Imposter Syndrome in Finance: 5 Tips on How to Overcome it
“If you look for perfection, you'll never be content.” -Leo Tolstoy
Identified in 1978 by social psychologists at Georgia State University, the imposter syndrome is the phenomenon of believing oneself to be undeserving of their achievements. The psychological phenomenon is common with high achievers who believe they are an inadequate and incompetent failure despite evidence and accomplishments that indicate they are skilled and actually, quite successful. Based on self-doubt, the syndrome affects more people than we think – according to an article published by the International Journal of Behavioral Science, 70% of people suffer from imposter syndrome at some point in their lives.
The worst and most severe cases of imposter syndrome could be observed in industries which encourage top overachievers and expect professionals to perform to the highest standards. Finance is one such industry. Working for big banks, accounting and consulting firms comes with working extraordinarily long hours and believing that this is the norm. Constant competition with peers and setting the bar impossibly high in order to ‘stand out from the crowd’ and be noticed is also considered normal by the industry.
The chronic self-doubt and crippling fear of being exposed that comes with the imposter syndrome can undermine even the most capable finance professionals, regardless of how successful they are in their field. Here are Finance Monthly’s top 5 tips on how to overcome imposter syndrome in the workplace.
- Stop seeking perfection.
There’s absolutely nothing wrong with being driven and aiming for excellent results, however, when we convince ourselves that we should always excel at absolutely everything we do, any result starts to produce some relative degree of failure and we stop being satisfied with what we’ve accomplished – because we feel like there’s always more that can be done to achieve perfection. It’s a very unhealthy vicious cycle which can result in endless hours spent on a project, sleepless nights and an inevitable feeling of unfulfillment no matter what the end result is. You need to find the right balance between working hard towards something and being able to enjoy the praise you get for it, without wishing you had done more. And even when you make a mistake or fail at something, take a deep breath and say to yourself that this is just how life works – you win some and you lose some and that is absolutely OK.
- Accept praise for your achievements.
If your manager or colleague is congratulating or complimenting you on something you’ve done, it’s most likely because you deserve it. It’s common for imposters to ignore such comments because they feel like they don’t deserve them. But guess what – you do deserve them! Remind yourself that you do work very hard and that the meeting with that client was successful because of the insights that you contributed. You are doing great and if you’re hearing compliments, it is because you deserve them. It’s as simple as that!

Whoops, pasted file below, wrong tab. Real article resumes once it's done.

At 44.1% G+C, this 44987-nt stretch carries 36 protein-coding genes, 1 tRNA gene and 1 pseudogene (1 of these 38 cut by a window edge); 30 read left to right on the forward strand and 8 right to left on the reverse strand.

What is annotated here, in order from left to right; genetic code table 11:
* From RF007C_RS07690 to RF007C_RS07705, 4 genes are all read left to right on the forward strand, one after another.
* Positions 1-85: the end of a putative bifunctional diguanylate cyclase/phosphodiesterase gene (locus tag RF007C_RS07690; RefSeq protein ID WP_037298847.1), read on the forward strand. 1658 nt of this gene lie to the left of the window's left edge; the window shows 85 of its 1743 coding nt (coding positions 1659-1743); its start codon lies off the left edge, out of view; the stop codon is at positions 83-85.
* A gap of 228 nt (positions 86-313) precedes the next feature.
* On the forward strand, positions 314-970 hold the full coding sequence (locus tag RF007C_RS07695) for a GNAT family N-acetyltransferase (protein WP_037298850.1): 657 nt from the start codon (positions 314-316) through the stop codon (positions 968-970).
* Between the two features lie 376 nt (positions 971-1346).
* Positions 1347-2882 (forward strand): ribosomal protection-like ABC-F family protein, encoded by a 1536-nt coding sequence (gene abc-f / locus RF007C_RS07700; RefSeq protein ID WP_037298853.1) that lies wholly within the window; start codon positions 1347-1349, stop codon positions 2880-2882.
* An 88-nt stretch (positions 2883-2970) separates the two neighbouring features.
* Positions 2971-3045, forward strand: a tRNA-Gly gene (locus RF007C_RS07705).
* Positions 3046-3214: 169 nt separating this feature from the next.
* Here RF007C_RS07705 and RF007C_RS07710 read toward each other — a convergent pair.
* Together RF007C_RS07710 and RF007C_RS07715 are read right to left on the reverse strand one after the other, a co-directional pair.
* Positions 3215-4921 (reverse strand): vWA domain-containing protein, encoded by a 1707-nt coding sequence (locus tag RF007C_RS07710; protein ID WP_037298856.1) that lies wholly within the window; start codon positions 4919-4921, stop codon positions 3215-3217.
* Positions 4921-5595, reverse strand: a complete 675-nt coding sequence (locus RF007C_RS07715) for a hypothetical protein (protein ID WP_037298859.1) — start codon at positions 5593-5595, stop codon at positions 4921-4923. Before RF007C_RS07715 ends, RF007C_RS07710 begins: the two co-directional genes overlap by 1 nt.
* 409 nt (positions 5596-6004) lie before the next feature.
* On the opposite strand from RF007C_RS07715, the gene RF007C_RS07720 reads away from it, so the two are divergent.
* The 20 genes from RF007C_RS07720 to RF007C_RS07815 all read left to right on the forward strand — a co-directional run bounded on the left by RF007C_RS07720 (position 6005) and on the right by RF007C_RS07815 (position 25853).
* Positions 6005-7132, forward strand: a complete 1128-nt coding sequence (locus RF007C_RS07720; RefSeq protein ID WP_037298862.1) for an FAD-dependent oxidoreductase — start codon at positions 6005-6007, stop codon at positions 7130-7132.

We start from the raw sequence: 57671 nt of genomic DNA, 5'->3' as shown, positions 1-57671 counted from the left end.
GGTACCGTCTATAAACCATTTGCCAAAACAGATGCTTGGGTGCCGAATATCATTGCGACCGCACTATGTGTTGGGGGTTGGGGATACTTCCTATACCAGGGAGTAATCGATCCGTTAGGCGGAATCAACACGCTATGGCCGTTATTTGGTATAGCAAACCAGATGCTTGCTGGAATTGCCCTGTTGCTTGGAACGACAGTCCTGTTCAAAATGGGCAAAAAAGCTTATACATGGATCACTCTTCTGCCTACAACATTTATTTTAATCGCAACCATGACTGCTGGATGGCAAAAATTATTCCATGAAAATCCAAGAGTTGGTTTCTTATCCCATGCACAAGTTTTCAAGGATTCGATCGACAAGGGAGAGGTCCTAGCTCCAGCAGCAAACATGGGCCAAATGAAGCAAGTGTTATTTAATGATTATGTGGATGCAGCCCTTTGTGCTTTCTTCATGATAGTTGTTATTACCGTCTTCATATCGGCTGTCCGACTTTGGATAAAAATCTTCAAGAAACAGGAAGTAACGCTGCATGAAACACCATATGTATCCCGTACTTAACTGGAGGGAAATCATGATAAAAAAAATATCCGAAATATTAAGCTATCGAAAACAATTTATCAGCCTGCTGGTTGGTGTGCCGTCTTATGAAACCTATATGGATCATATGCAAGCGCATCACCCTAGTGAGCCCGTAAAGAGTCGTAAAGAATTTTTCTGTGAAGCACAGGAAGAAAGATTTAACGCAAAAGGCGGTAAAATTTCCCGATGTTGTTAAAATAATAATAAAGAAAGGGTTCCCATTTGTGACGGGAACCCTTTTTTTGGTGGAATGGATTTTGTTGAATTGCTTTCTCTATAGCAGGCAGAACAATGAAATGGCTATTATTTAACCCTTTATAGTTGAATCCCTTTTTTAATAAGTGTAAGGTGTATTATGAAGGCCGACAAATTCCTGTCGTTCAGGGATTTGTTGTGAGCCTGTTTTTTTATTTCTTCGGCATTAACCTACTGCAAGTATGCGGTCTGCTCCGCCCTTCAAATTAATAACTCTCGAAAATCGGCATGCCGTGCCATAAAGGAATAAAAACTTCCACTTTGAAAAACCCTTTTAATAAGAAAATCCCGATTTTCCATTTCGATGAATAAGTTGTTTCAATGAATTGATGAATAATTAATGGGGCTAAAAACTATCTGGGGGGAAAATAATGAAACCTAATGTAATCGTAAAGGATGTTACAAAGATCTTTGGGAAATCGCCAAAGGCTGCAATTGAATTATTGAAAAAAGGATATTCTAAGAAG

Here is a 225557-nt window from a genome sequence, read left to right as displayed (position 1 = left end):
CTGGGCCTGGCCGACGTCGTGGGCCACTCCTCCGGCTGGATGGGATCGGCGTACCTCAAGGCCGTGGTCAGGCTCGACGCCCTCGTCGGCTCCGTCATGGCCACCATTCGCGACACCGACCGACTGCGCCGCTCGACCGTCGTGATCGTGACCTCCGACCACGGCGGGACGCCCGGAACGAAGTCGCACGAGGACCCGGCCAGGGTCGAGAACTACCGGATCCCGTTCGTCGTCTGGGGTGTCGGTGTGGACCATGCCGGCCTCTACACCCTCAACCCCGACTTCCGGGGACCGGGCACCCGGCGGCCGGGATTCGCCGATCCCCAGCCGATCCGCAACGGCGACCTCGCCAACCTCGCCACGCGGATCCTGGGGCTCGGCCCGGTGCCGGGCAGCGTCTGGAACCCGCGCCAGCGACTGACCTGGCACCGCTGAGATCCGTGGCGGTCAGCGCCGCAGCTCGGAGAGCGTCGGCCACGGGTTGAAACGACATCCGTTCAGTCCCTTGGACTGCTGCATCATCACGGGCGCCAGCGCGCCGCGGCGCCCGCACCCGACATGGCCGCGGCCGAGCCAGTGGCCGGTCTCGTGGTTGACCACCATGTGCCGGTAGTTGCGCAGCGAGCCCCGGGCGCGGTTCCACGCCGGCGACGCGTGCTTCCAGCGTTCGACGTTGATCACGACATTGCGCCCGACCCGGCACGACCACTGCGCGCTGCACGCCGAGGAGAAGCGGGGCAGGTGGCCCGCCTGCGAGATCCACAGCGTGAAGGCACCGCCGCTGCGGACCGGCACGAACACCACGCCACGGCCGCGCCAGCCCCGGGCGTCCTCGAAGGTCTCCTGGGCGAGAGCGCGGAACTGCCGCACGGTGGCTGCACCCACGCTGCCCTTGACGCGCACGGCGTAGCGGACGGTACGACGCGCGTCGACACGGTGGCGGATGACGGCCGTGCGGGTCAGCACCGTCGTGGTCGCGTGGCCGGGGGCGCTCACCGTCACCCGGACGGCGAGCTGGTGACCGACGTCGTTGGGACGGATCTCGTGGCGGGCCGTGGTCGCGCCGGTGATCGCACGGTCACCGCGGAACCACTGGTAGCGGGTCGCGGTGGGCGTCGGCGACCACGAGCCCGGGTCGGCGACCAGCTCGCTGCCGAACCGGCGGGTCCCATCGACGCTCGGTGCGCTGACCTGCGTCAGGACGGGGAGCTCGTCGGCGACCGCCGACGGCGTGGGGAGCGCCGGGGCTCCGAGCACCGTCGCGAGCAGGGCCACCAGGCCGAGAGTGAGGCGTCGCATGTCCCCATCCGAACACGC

- Stop comparing yourself to people who are not on the same level as you.
We’ve all read a news story or watched a video or a documentary about an extremely successful individual, which has then made us feel like absolute failures regardless of how successful we actually are or all the hard work that’s taken to get to that stage. Comparing ourselves to highly successful people, without considering all the other factors (such as luck, family money, their work-life balance, etc.) that could have helped them get to the top is completely unnecessary and could be very harmful to people who are suffering from imposter syndrome. Accepting that we can’t all be Elon Musk because he works 120 hours a week and his career is an unattainable example for most of us and is the healthy thing to do here.
The worst and most severe cases of imposter syndrome could be observed in industries which encourage top overachievers and expect professionals to perform to the highest standards,
- Be kind to yourself.
Of course, this is easier said than done, but it is important to remember that you are just a person and that is absolutely enough. You don’t need to be superhuman and although it may feel like your managers are expecting superhuman results from you – they are not. As important as career is, there are a lot of things in life that are more important and your health, both physical and mental, is one of them.
Do not let the fear of failing, which to people who experience imposter syndrome equates to a fear of not performing to the highest standard possible, undermine the achievements and victories you must be proud of. Don’t compare yourself to your peers and stop doubting everything you do. Work hard, but look after yourself too and know where your limits are. Life’s too short.
- Remember, you are not alone.
As mentioned earlier, imposter syndrome affects 70% of people and the majority of high-achieving people in the world struggle with it regularly. Discussing the issues and self-doubts you’re battling with your colleagues, friends, family and even mentors and managers can only have a positive impact on your mental health – especially if the person has dealt with something similar in the past. Don’t be scared or ashamed to discuss it openly – you are never alone.